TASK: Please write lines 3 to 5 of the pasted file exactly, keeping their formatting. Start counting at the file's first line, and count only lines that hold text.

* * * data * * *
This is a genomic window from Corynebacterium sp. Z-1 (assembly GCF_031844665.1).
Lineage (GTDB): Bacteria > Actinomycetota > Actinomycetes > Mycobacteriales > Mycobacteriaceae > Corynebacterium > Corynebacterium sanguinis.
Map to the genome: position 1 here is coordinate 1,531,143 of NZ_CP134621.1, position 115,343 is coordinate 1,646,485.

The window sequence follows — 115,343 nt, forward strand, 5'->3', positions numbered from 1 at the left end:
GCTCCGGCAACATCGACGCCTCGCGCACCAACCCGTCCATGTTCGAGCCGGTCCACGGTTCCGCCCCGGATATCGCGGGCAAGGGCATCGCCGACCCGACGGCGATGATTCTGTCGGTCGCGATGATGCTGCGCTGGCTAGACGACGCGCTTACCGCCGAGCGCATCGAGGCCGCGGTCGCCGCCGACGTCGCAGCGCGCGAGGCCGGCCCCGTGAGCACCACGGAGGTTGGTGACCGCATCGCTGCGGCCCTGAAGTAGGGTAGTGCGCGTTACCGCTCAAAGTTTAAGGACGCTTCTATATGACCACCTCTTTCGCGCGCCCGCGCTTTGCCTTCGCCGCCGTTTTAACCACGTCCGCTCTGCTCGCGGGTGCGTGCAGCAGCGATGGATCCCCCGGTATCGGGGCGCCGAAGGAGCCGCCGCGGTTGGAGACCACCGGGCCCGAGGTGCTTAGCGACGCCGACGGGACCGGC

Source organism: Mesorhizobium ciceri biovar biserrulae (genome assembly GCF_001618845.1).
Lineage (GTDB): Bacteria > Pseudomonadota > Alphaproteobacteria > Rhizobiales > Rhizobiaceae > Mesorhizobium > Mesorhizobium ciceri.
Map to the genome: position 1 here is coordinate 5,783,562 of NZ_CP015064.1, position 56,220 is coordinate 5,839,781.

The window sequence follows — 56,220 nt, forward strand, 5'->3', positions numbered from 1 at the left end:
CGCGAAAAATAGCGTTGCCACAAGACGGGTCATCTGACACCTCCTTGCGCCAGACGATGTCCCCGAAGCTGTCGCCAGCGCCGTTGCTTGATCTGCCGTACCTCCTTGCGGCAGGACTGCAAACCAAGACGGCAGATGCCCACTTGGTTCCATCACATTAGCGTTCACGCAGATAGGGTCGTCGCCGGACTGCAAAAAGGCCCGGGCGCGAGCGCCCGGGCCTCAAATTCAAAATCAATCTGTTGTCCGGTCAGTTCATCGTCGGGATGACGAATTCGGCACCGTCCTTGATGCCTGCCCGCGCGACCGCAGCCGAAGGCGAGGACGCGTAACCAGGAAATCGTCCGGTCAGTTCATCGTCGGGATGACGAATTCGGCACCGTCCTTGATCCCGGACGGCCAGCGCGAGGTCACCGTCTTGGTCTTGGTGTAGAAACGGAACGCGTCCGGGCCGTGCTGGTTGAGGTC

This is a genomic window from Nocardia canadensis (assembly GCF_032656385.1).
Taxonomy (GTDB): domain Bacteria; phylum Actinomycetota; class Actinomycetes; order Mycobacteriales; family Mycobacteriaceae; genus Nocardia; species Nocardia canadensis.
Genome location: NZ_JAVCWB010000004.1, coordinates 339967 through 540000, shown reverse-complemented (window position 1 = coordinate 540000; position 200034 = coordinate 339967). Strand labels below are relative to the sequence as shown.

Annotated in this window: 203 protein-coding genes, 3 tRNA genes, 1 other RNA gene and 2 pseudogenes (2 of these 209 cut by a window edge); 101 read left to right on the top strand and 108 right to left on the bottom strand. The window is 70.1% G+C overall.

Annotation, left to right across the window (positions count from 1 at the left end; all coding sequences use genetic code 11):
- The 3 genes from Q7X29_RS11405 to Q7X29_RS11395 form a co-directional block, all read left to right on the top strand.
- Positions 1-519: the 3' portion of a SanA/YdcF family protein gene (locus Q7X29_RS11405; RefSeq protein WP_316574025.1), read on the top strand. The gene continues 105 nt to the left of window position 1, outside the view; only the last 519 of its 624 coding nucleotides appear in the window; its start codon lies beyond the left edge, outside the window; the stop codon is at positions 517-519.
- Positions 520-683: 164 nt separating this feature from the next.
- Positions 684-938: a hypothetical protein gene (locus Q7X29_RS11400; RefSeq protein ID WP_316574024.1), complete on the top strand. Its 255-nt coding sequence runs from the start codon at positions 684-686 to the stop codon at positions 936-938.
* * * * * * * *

Map to the genome: position 1 here is coordinate 1,531,143 of NZ_CP134621.1, position 115,343 is coordinate 1,646,485.

The window sequence follows — 115,343 nt, forward strand, 5'->3', positions numbered from 1 at the left end:
GCTCCGGCAACATCGACGCCTCGCGCACCAACCCGTCCATGTTCGAGCCGGTCCACGGTTCCGCCCCGGATATCGCGGGCAAGGGCATCGCCGACCCGACGGCGATGATTCTGTCGGTCGCGATGATGCTGCGCTGGCTAGACGACGCGCTTACCGCCGAGCGCATCGAGGCCGCGGTCGCCGCCGACGTCGCAGCGCGCGAGGCCGGCCCCGTGAGCACCACGGAGGTTGGTGACCGCATCGCTGCGGCCCTGAAGTAGGGTAGTGCGCGTTACCGCTCAAAGTTTAAGGACGCTTCTATATGACCACCTCTTTCGCGCGCCCGCGCTTTGCCTTCGCCGCCGTTTTAACCACGTCCGCTCTGCTCGCGGGTGCGTGCAGCAGCGATGGATCCCCCGGTATCGGGGCGCCGAAGGAGCCGCCGCGGTTGGAGACCACCGGGCCCGAGGTGCTTAGCGACGCCGACGGGACCGGC